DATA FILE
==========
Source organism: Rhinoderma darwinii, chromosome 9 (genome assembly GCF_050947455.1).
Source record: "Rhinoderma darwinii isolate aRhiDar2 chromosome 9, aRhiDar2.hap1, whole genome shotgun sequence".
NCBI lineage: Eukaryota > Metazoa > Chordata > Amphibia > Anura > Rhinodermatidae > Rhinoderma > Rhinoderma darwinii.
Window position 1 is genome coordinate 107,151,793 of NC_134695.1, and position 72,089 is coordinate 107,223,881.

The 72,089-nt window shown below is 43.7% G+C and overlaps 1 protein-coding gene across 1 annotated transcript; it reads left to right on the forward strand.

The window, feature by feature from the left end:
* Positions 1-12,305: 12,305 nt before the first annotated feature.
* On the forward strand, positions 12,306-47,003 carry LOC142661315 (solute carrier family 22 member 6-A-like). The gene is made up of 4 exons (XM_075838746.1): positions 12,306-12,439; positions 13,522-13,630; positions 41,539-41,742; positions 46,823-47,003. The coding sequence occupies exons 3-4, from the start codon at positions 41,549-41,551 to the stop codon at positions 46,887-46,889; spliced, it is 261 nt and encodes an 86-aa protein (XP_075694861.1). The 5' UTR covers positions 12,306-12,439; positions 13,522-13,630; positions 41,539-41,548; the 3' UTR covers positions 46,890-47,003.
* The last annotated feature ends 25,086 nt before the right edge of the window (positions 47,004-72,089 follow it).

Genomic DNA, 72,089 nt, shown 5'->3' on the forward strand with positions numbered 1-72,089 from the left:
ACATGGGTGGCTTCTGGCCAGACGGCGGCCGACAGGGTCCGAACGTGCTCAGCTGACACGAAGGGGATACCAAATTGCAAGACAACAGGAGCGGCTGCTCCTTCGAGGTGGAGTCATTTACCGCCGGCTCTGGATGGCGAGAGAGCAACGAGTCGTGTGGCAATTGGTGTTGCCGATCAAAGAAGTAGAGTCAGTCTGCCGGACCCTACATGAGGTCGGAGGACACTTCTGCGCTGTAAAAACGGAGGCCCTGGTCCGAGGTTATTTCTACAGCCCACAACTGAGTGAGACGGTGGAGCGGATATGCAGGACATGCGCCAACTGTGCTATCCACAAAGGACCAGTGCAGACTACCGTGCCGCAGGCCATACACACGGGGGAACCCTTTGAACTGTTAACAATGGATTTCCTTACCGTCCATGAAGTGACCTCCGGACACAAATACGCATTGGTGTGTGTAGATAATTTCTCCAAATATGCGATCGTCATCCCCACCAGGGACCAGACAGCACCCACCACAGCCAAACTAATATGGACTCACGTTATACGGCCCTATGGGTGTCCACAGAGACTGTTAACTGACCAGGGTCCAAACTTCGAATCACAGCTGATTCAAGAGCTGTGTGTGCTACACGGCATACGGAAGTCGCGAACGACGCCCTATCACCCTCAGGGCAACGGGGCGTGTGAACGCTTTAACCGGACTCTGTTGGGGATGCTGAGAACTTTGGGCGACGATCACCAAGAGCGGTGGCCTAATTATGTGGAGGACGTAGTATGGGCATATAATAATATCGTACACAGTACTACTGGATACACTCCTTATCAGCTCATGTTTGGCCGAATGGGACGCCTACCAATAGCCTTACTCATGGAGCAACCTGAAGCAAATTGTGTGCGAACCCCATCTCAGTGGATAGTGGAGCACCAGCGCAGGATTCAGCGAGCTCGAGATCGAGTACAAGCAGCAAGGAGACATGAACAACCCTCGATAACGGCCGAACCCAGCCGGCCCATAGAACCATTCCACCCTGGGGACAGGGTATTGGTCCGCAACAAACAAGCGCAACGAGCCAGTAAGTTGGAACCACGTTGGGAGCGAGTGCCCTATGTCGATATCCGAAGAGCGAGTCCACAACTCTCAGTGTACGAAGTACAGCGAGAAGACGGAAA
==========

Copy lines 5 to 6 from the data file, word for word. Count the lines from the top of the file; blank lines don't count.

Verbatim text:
The 72,089-nt window shown below is 43.7% G+C and overlaps 1 protein-coding gene across 1 annotated transcript; it reads left to right on the forward strand.

The window, feature by feature from the left end: